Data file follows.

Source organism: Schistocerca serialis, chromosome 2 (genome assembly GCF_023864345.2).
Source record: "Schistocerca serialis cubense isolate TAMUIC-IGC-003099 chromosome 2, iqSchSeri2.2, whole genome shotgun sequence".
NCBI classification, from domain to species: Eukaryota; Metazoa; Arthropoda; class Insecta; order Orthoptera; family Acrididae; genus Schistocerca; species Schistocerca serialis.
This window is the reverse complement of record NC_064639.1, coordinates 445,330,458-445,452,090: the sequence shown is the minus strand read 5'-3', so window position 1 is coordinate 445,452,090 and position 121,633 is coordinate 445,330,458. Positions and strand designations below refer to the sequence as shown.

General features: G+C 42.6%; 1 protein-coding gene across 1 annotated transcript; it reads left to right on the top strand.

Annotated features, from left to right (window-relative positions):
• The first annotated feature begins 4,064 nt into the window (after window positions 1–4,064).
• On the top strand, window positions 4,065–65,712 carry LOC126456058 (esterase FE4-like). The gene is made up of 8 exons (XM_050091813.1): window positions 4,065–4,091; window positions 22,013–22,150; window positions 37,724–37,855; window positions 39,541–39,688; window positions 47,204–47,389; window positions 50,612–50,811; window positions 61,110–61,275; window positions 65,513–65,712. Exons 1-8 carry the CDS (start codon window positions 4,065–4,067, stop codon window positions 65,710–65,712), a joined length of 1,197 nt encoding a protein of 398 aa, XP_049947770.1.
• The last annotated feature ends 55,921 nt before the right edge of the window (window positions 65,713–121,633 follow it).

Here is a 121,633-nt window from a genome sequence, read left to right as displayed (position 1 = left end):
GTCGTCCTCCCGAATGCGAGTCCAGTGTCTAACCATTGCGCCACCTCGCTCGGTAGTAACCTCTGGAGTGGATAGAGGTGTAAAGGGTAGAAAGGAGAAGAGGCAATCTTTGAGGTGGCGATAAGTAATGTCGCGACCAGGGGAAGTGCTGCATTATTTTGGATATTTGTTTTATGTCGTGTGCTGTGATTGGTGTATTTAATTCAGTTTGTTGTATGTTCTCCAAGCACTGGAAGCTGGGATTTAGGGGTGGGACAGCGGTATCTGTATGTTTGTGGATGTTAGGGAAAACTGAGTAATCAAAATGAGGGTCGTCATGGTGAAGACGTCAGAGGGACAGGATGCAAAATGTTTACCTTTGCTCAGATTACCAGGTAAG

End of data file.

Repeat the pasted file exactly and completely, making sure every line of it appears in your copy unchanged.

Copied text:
Source organism: Schistocerca serialis, chromosome 2 (genome assembly GCF_023864345.2).
Source record: "Schistocerca serialis cubense isolate TAMUIC-IGC-003099 chromosome 2, iqSchSeri2.2, whole genome shotgun sequence".
NCBI classification, from domain to species: Eukaryota; Metazoa; Arthropoda; class Insecta; order Orthoptera; family Acrididae; genus Schistocerca; species Schistocerca serialis.
This window is the reverse complement of record NC_064639.1, coordinates 445,330,458-445,452,090: the sequence shown is the minus strand read 5'-3', so window position 1 is coordinate 445,452,090 and position 121,633 is coordinate 445,330,458. Positions and strand designations below refer to the sequence as shown.

General features: G+C 42.6%; 1 protein-coding gene across 1 annotated transcript; it reads left to right on the top strand.

Annotated features, from left to right (window-relative positions):
• The first annotated feature begins 4,064 nt into the window (after window positions 1–4,064).
• On the top strand, window positions 4,065–65,712 carry LOC126456058 (esterase FE4-like). The gene is made up of 8 exons (XM_050091813.1): window positions 4,065–4,091; window positions 22,013–22,150; window positions 37,724–37,855; window positions 39,541–39,688; window positions 47,204–47,389; window positions 50,612–50,811; window positions 61,110–61,275; window positions 65,513–65,712. Exons 1-8 carry the CDS (start codon window positions 4,065–4,067, stop codon window positions 65,710–65,712), a joined length of 1,197 nt encoding a protein of 398 aa, XP_049947770.1.
• The last annotated feature ends 55,921 nt before the right edge of the window (window positions 65,713–121,633 follow it).

Here is a 121,633-nt window from a genome sequence, read left to right as displayed (position 1 = left end):
GTCGTCCTCCCGAATGCGAGTCCAGTGTCTAACCATTGCGCCACCTCGCTCGGTAGTAACCTCTGGAGTGGATAGAGGTGTAAAGGGTAGAAAGGAGAAGAGGCAATCTTTGAGGTGGCGATAAGTAATGTCGCGACCAGGGGAAGTGCTGCATTATTTTGGATATTTGTTTTATGTCGTGTGCTGTGATTGGTGTATTTAATTCAGTTTGTTGTATGTTCTCCAAGCACTGGAAGCTGGGATTTAGGGGTGGGACAGCGGTATCTGTATGTTTGTGGATGTTAGGGAAAACTGAGTAATCAAAATGAGGGTCGTCATGGTGAAGACGTCAGAGGGACAGGATGCAAAATGTTTACCTTTGCTCAGATTACCAGGTAAG